Definition of Carved

1. Adjective. Made for or formed by carving ('carven' is archaic or literary). "Stood as if carven from stone"

Exact synonyms: Carven
Category relationships: Literature
Similar to: Engraved, Etched, Graven, Incised, Inscribed, Graven, Sculpted, Sculptured, Lapidarian, Sliced
Antonyms: Uncarved



Definition of Carved

1. Verb. (past of carve) ¹

2. Adjective. Of an object, made by carving. ¹

¹ Source: wiktionary.com

Definition of Carved

1. carve [v] - See also: carve

Lexicographical Neighbors of Carved

caruncula lacrimalis
caruncula salivaris
caruncula sublingualis
caruncular
carunculate
carunculated
carunculous
carvable
carvacrol
carvacrols
carve
carve out
carve up
carved (current term)
carved in stone
carvedilol
carvel
carvel-built
carvelbuilt
carvels
carven
carvene
carveol
carveols
carveout
carveouts
carver
carveries

Literary usage of Carved

Below you will find example usage of this term as found in modern and/or classical literature:

1. Colonial Furniture in America by Luke Vincent Lockwood (1921)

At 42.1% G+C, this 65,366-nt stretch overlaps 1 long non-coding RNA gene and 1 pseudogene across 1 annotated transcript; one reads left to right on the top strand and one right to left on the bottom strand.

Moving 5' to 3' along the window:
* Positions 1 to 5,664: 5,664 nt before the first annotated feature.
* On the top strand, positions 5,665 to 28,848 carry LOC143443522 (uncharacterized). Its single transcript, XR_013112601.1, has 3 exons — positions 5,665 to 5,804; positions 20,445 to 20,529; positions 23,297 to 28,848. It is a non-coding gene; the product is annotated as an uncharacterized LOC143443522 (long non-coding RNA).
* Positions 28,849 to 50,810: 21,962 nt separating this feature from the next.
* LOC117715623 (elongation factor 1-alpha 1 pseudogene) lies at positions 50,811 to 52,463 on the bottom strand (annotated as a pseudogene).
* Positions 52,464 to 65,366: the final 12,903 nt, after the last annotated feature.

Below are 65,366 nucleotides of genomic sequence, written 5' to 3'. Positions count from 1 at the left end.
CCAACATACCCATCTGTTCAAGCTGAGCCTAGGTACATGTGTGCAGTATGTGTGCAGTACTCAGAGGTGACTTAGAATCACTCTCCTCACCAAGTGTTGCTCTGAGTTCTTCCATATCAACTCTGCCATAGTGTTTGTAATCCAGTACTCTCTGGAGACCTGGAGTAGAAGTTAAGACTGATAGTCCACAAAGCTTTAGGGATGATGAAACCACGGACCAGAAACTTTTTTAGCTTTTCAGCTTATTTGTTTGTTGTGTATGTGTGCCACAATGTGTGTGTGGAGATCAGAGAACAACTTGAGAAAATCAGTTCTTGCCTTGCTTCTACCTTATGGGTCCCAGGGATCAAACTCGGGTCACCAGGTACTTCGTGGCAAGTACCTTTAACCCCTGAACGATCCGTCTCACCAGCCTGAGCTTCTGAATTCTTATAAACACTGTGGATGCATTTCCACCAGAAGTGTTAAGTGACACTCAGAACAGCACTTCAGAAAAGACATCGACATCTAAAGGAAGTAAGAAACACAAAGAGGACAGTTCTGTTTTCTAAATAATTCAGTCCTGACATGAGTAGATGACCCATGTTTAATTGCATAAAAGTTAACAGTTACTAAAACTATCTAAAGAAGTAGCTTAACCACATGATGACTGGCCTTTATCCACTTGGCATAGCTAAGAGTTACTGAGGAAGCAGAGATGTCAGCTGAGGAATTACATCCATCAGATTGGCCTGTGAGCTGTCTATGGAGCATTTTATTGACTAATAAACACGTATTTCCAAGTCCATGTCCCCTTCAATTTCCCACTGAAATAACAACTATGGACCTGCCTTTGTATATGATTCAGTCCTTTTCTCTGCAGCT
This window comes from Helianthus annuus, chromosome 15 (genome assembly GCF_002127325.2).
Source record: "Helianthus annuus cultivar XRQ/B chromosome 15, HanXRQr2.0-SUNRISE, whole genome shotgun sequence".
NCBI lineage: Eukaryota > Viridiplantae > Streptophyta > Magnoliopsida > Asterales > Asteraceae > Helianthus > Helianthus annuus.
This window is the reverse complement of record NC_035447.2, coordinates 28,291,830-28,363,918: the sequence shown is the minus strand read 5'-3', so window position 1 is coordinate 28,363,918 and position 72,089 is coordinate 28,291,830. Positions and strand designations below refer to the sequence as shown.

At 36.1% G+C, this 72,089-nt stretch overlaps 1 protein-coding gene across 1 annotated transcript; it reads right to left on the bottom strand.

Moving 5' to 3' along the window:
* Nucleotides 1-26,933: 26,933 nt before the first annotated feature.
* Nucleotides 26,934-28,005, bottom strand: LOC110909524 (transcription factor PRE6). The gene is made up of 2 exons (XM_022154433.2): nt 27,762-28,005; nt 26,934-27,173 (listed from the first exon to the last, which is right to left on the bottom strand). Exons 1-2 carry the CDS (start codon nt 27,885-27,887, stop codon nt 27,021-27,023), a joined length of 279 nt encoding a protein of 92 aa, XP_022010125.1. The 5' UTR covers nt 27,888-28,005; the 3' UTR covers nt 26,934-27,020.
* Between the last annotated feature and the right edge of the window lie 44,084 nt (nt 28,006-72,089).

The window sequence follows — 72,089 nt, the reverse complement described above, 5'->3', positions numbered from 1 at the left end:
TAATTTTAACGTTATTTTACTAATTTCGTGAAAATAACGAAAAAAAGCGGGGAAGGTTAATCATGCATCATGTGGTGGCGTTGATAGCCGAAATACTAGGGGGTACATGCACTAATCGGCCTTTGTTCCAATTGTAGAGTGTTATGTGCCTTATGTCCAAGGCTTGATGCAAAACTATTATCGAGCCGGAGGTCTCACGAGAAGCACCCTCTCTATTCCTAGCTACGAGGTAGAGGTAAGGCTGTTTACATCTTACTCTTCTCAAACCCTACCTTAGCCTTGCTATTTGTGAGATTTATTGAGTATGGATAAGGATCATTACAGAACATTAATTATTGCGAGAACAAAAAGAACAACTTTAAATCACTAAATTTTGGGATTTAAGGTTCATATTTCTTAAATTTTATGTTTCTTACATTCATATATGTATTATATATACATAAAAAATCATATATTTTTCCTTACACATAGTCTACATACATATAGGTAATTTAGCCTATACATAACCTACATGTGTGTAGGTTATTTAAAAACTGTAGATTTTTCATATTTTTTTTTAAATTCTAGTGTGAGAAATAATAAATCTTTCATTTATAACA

"The frame is plain, but the flaring skirt is cut in scrolls and carved in leaf designs. At the centre is a well-carved shell and at each end is a rosette. ..."

2. A History of Architectural Development by Frederick Moore Simpson (1913)
"Internal walls were plastered above, and probably painted, whilst the lower parts were lined with stone or alabaster slabs carved with considerable freedom ..."

3. The Imperial Gazetteer of India by Sir William Wilson Hunter (1886)
"Farther down the bank, in a small ravine called the Rawana mild, is found a prostrate figure iSi feet in length, rudely carved in bold relief on four basalt ..."

4. The Encyclopaedia Britannica: A Dictionary of Arts, Sciences, and General by Thomas Spencer Baynes (1833)
"The Romans, who used bronze and marble for their furniture in later times, were still curious in woods, which '.veré carved or polished and reserved for ..."

5. Sons and Lovers by David Herbert Lawrence (1922)
"Coming i bridge, he carved her initials and his in a heart. ihe watched his strong, nervous hand, with its glis- ¡ng hairs and freckles, as he carved, ..."

6. The Catholic Encyclopedia: An International Work of Reference on the by Charles George Herbermann, Edward Aloysius Pace, Condé Bénoist Pallen, Thomas Joseph Shahan, John Joseph Wynne (1913)
"... excepting among the Haida, Tlingit, and others of the north-west coast, where the great carved and painted totem poles, sometimes sixty feet in height, ..."

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